Hinckley - Playing His Version of Taxi Driver

About the only thing he picked up was how to play the guitar, and an inclination for acting.

During a trip to Hollywood in 1976, he came across Dr. Janiger, it seems, and was soon taking LSD again, and watching incessantly Martin Scorsese’s film Taxi Driver, based on the life of George Wallace assassin Arthur Bremer, in the hope of becoming a successful actor.

Before it was over, he imagined that he had become Robert Di Niro’s alter ego. (“John W. Hinckley, Jr.: A Biography,” law.unkc.edu/faculty/proje…)

Movie Image Imprinting - Part of Mind Control

Hinckley was so convinced that he was a carbon copy of the alienated, drugged cabbie that he even fantasized, it seems, that he too had a girl friend, like Betsy in the film, working in a campaign for a politician he ultimately plotted to kill in order to impress her, calling her Lynn Collins.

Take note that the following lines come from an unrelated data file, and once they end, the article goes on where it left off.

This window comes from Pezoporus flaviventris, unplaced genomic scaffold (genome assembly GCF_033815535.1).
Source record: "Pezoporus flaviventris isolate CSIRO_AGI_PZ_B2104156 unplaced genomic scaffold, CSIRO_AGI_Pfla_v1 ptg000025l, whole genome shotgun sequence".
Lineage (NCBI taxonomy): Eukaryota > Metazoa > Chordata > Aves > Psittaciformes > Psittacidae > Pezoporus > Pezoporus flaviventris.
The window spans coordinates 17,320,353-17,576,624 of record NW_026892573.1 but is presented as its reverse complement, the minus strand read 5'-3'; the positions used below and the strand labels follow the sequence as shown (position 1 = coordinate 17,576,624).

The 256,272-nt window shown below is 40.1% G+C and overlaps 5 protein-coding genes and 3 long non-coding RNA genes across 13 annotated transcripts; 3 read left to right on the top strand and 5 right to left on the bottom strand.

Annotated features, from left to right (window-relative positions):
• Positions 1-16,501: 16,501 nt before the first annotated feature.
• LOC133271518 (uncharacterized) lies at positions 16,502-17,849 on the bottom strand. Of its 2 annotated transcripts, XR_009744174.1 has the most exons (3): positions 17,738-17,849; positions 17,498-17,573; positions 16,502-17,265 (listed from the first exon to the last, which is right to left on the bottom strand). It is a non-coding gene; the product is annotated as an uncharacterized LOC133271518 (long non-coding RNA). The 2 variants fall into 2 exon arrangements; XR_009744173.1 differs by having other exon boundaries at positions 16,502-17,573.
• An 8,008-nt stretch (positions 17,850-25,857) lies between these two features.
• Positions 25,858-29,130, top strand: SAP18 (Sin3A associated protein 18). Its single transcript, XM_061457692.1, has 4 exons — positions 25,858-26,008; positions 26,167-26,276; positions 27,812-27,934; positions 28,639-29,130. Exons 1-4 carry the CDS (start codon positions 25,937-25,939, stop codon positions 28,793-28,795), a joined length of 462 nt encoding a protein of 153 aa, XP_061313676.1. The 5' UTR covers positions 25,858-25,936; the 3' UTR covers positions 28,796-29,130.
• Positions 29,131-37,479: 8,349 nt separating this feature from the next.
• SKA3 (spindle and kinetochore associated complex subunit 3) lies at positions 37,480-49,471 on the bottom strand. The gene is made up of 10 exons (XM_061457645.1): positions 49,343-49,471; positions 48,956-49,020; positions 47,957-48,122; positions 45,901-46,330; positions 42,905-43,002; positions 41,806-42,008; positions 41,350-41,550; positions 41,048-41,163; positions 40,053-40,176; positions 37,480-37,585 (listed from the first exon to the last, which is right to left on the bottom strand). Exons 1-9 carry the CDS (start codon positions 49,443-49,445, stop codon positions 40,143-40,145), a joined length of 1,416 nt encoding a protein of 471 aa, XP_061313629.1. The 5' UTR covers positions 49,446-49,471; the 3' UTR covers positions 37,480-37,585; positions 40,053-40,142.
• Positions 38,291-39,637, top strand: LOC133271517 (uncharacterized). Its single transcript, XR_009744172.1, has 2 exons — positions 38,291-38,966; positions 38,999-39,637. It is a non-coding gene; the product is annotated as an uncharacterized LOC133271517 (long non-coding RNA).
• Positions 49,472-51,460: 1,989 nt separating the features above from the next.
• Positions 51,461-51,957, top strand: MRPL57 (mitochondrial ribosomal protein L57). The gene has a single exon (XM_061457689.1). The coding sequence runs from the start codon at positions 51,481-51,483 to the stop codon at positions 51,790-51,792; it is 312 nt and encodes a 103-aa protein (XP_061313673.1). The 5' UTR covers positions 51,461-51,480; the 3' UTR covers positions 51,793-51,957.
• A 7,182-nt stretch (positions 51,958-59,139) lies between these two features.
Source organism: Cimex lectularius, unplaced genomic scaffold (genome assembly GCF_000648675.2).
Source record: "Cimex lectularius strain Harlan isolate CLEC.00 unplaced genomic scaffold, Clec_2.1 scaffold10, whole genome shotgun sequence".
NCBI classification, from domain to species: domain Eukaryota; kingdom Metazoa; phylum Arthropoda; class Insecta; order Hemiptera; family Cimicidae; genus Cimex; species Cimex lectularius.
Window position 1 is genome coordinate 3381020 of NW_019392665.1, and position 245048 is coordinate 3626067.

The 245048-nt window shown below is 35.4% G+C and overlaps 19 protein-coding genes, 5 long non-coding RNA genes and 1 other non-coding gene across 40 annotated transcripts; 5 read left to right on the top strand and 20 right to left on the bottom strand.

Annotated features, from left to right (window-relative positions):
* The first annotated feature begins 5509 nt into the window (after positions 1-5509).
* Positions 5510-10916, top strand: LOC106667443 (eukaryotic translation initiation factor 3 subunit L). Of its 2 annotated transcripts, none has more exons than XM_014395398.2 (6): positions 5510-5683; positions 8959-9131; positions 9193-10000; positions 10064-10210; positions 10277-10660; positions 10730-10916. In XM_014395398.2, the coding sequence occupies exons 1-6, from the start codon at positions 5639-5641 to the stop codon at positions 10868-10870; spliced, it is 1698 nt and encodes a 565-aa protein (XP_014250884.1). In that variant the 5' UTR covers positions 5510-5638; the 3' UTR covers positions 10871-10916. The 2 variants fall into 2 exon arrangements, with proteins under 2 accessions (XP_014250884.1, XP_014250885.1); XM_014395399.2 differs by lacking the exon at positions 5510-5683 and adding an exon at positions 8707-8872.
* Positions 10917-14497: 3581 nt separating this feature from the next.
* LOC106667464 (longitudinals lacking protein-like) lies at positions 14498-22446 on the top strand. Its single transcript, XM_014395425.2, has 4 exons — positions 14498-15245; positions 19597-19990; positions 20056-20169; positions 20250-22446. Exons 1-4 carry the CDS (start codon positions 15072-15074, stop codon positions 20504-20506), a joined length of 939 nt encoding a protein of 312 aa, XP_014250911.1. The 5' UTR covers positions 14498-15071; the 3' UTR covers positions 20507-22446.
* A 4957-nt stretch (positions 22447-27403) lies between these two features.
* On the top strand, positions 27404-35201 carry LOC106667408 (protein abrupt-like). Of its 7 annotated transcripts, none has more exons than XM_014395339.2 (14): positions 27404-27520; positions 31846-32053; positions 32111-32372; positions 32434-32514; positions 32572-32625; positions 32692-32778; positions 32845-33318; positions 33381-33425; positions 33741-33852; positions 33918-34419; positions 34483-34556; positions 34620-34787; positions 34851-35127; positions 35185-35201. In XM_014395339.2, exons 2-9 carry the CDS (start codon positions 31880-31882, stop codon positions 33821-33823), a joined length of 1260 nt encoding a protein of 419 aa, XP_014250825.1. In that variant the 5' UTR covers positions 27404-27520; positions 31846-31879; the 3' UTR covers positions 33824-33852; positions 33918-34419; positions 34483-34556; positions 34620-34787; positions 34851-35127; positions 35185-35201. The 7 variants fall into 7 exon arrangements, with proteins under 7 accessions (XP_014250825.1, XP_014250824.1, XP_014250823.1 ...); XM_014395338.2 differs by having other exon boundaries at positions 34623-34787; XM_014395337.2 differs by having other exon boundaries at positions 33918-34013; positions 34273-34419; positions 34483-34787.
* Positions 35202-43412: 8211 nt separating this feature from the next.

The only trouble with this propensity was that there was no need for it now in Agency operations as critics like Senator Frank Church were finished off early by the electorate, among other things, because of their attacks on America’s covert government.

Hardly had the unknown Carter gotten established in the White House than Hinckley was back in Hollywood a year later for more.

The trouble with Hinckley’s potential was that the new President was proving much more supportive of the plans by secret government than any one had imagined (See, e. g., Sherry Sontag and Christopher Drew, Blind Man’s Bluff, p. 294ff.), and making Walter Mondale, the most experienced politician in keeping the intelligence community in check, President would only compound problems with its critics.